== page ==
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ORIGINAL RESEARCH article

Front. Immunol., 17 June 2021 | https://doi.org/10.3389/fimmu.2021.687627

Tissue Damage in Radiation-Induced Oral Mucositis Is Mitigated by IL-17 Receptor Signaling

Jessica Saul-McBeth1, John Dillon1, Aaron Lee2, Dylan Launder1, Jacqueline M. Kratch1, Eanas Abutaha1, Alexandria A. Williamson1, Allen G. Schroering3, Grace Michalski1, Priosmita Biswas1, Samuel R. Conti III1, Amol C. Shetty4, Carrie McCracken4, Vincent M. Bruno4, E. Ishmael Parsai2 and Heather R. Conti1*
  • 1Department of Biological Sciences, University of Toledo, Toledo, OH, United States
  • 2Department of Radiation Oncology, Division of Medical Physics, The University of Toledo, Toledo, OH, United States
  • 3Department of Surgery, The University of Toledo, Toledo, OH, United States
  • 4Institute for Genome Sciences, University of Maryland School of Medicine, Baltimore, MD, United States

Oral mucositis (OM) is a treatment-limiting adverse side effect of radiation and chemotherapy. Approximately 80% of patients undergoing radiotherapy (RT) for head and neck cancers (HNC) develop OM, representing a major unmet medical condition. Our understanding of the immunopathogenesis of OM is limited, due in part to the surprising paucity of information regarding healing mechanisms in the oral mucosa. RNAseq of oral tissue in a murine model that closely mimics human OM, showed elevated expression of IL-17 and related immune pathways in response to head and neck irradiation (HNI). Strikingly, mice lacking the IL-17 receptor (IL-17RA) exhibited markedly more severe OM. Restoration of the oral mucosa was compromised in Il17ra−/− mice and components associated with healing, including matrix metalloproteinase 3, 10 and IL-24 were diminished. IL-17 is typically associated with recruitment of neutrophils to mucosal sites following oral infections. Unexpectedly, in OM the absence of IL-17RA resulted in excessive neutrophil recruitment and immunopathology. Instead, neutrophil activation was IL-1R-driven in Il17ra−/− mice. Blockade of IL-1R and depletion of neutrophils lessened the severity of damage in these mice. Overall, we show IL-17 is protective in OM through multiple mechanisms including restoration of the damaged epithelia and control of the neutrophil response. We also present a clinically relevant murine model of human OM to improve mechanistic understanding and develop rational translational therapeutics.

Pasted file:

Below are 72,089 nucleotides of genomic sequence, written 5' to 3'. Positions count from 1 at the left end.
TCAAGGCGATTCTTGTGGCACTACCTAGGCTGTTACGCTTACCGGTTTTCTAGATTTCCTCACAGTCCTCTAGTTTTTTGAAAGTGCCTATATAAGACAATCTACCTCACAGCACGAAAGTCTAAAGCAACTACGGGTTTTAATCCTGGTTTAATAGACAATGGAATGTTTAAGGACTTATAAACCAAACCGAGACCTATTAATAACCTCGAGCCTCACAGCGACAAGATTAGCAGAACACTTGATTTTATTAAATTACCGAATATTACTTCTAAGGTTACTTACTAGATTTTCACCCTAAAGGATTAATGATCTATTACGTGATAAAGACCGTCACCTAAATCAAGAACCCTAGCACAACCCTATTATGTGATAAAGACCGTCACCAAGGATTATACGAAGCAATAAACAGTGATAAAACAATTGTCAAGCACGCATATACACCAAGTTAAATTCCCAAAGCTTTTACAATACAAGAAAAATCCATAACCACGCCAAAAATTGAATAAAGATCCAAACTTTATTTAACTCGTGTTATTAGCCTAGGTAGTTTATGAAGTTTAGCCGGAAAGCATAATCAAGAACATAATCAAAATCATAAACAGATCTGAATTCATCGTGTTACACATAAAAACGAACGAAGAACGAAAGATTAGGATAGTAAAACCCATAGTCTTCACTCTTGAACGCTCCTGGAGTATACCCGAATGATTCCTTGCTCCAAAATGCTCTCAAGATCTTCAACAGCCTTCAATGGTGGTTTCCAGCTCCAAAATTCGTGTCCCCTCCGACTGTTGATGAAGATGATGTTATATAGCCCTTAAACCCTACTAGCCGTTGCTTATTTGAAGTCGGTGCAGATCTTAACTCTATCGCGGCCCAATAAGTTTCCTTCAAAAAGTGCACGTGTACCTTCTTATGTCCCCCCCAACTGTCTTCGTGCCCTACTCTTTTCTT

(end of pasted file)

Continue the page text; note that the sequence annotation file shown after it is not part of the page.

Introduction

Oral mucositis (OM) is one of the most common non-hematological side effects of radiotherapy (RT) and/or chemotherapy for head and neck cancers (HNC), characterized by tissue injury of the oral mucosae (1). OM is painful and associated with nutritional deficiency, thus resulting in a large economic burden due to costs and clinical risks associated with pain management and liquid diet supplementation (2). In the 100 days following the initial development of OM, the risk of mortality increases 3.9-fold (3). During OM the loss of oral mucosal integrity, imbalance of the oral flora and hyposalivation leads to increased susceptibility to oral infections, including oropharyngeal candidiasis (OPC) and herpes simplex virus (HSV), pronounced sensitivity to dental caries, gingivitis and periodontitis (35). The current therapeutic options for OM are largely ineffective and management relies on lessening symptoms, not prevention (69). Ultimately, severe OM can lead to increased hospitalizations and the use of feeding tubes, which may interrupt or alter cancer therapy leading to worse tumor outcomes (2, 6, 1012).